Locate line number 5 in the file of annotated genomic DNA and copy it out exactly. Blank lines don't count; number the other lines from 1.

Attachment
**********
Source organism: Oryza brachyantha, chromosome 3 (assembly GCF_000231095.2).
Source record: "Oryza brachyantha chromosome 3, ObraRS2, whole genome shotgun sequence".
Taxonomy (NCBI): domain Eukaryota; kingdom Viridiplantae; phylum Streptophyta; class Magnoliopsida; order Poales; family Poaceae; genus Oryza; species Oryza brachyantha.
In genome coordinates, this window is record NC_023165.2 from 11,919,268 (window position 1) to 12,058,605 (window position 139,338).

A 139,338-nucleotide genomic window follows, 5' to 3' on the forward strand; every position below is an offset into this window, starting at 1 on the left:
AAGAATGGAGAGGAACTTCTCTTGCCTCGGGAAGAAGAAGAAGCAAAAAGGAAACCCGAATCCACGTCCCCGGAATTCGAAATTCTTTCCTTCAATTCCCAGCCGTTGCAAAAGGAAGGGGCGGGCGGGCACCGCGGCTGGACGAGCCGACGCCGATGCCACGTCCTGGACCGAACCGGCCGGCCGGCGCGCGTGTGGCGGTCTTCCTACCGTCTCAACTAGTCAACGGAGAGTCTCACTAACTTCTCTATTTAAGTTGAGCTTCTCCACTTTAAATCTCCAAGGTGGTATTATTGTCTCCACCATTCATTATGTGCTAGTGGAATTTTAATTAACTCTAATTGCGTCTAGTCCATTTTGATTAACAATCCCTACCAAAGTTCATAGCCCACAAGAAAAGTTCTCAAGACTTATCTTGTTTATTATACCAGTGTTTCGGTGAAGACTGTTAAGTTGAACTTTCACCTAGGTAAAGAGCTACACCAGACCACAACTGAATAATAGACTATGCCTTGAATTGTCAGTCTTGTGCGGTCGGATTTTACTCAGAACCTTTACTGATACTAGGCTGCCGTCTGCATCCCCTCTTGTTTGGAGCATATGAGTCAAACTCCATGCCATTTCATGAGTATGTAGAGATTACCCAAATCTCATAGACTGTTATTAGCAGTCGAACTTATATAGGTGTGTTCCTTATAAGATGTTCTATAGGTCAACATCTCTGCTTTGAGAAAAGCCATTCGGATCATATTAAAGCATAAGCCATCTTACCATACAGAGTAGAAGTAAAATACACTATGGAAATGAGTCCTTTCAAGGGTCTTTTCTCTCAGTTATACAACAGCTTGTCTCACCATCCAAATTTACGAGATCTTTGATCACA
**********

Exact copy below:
A 139,338-nucleotide genomic window follows, 5' to 3' on the forward strand; every position below is an offset into this window, starting at 1 on the left: